US corporate debt at record highs wouldn't necessarily be worrying if companies had enough cash on hand. But they don't, according to TS Lombard economist Steve Blitz, and that plus the practice of borrowing against net worth may figure in the next recession.
China's total debt has ballooned since the global financial crisis and, as of the end of 2016, totaled 235% of GDP. But that isn't necessarily likely to figure into any new crisis, writes Nicholas Spiro, noting China has the singular will and plenty of resources to address any financial difficulties.
The European Central Bank's risk tolerance appears to be waning as its buying focuses more on sovereign and higher-trade corporate debt. The shift comes as European credit markets overall strain for liquidity as investors shy from risky funds and supply increases.
Bank of England Governor Mark Carney has warned a no-deal Brexit could produce an economic downturn to rival the 2008 financial crisis. He said in a specially convened meeting of the Cabinet potential consequences include double-digit unemployment, a drop of up to 35% in house prices and disrupted air and rail links to the Continent.
An increase in corporate debt and a decline in underwriting quality for high-risk corporate loans are boosting vulnerability of the US financial system, Federal Reserve Governor Lael Brainard says. "Rising risks are notable in the corporate sector, where low spreads and loosening credit terms are mirrored by rising indebtedness among corporations that could be vulnerable to downgrades in the event of unexpected adverse developments," she says.
Federal Reserve officials are debating the merits of requiring US banks to hold additional capital while the economy is good so they will have funds available if the economy sours. Some say the tool isn't needed, while others say it will help the Fed avoid having to raise interest rates aggressively.
Five financial regulatory agencies have issued a joint statement to clarify the status of guidance documents. The Federal Reserve, Federal Deposit Insurance Corp., Consumer Financial Protection Bureau, National Credit Union Administration and the Office of the Comptroller of the Currency say that such documents are not to be seen as regulations, do not have the force and effect of law, and would not be cited for violations of law in enforcement actions.
A study conducted by the Federal Reserve recommends a new system for measuring systemic risk within individual banks and across the banking sector that is less complex and calculated more frequently. The current "cumbersome" approach that relies on public quarterly filings would be replaced by a monthly measure that uses interbank loans and other data.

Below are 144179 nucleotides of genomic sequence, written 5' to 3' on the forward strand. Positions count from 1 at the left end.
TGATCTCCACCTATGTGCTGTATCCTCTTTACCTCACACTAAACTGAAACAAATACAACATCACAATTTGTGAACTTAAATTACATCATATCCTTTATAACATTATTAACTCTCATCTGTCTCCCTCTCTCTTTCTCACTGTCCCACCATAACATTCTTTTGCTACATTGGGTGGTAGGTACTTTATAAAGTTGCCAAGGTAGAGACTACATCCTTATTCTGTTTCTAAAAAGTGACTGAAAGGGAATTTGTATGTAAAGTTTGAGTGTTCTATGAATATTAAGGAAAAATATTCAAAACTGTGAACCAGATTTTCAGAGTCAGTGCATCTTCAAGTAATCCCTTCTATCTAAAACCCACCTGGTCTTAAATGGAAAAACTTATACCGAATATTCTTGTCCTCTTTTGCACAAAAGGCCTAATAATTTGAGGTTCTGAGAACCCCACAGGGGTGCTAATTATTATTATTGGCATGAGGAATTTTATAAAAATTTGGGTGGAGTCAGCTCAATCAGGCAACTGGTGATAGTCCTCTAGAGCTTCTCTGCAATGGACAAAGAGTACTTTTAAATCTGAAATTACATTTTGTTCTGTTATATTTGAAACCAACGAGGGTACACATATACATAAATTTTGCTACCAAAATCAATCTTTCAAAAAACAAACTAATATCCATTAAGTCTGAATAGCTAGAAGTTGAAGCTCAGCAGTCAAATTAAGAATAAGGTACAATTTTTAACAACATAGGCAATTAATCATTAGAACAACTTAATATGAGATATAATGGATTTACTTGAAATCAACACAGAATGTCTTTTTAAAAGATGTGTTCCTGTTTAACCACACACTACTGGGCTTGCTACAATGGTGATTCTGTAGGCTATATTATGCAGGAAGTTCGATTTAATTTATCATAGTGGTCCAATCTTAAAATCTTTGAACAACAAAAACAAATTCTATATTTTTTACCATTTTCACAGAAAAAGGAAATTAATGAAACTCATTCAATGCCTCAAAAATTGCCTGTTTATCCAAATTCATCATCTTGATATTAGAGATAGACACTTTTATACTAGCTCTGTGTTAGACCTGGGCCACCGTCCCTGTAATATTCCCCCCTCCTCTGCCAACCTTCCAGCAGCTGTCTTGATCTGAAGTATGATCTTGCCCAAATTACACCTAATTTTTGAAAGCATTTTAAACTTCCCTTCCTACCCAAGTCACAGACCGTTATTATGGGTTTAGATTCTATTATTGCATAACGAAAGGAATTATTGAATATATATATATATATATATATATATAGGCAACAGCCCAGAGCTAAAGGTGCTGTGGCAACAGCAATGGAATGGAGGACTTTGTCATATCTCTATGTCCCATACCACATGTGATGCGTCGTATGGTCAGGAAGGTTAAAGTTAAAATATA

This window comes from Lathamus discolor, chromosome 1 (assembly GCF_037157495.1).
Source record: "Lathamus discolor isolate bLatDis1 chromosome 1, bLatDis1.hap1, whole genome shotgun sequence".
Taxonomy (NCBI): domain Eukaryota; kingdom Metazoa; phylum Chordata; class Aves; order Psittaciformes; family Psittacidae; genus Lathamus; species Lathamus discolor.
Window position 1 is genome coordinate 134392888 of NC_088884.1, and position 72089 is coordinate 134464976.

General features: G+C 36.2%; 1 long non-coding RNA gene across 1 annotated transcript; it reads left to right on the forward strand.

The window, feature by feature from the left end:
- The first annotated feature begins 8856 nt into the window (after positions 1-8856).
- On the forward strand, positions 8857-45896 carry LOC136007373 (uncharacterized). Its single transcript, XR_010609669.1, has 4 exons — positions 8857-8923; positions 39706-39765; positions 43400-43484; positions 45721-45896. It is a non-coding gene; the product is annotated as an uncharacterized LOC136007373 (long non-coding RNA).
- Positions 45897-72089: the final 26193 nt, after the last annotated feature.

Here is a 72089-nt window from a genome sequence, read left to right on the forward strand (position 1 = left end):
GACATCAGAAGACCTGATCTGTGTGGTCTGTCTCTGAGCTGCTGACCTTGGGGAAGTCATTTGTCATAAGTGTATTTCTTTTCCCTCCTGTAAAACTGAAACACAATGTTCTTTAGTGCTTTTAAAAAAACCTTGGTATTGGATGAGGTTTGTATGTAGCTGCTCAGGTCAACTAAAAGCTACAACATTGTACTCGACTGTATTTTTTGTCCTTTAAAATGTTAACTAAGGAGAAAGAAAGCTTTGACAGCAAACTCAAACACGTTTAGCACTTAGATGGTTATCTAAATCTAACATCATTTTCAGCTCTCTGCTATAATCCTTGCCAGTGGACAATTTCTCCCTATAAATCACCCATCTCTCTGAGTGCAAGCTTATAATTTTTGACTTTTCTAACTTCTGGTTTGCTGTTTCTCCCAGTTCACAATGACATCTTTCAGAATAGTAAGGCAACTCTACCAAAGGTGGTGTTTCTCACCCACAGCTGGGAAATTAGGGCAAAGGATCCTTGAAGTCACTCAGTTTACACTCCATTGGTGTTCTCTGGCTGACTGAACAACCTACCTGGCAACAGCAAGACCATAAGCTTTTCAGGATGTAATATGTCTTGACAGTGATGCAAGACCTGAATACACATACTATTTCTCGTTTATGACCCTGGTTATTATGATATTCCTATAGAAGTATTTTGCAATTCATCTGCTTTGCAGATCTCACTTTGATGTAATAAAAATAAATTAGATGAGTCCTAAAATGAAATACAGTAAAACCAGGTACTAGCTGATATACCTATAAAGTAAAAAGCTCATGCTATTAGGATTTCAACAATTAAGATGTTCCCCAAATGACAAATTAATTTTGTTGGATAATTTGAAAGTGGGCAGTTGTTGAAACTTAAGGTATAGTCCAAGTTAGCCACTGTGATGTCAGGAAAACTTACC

European and US global systemically important banks saw a widening of the gap between their liquidity coverage ratios during the first six months of 2018. The 12 European G-SIBs averaged an LCR of 144.8%, while the eight US G-SIBs averaged 120.5%.
The deadline for meeting transaction-data requirements under the Fundamental Review of the Trading Book might not give firms enough time to clean up the quality of data they must submit, including inconsistent historical data. "The problem is what to do with active but older trades and systems which have yet to be enhanced, where the [legal entity identifier] was not known or added when the trade was made," says Brian Charlick of CGI.
Every year the IACPM Annual Fall Conference takes place in North America and draws 250-plus credit portfolio managers and other related industry experts from around the country and internationally. This year's conference will be held in Stamford, Conn. -- conveniently located close to New York City -- at the Hilton Stamford Hotel & Executive Meeting Center on Nov. 15-16. Registration is now open, and the IACPM is urging registering now to take advantage of early rates. Group discounts can be obtained by contacting Dani Gelband. For more information or to register for the meeting, please visit www.iacpm.org.
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The IACPM is an industry association established to further the practice of credit exposure management by providing an active forum for its member institutions to exchange ideas on topics of common interest. Learn more at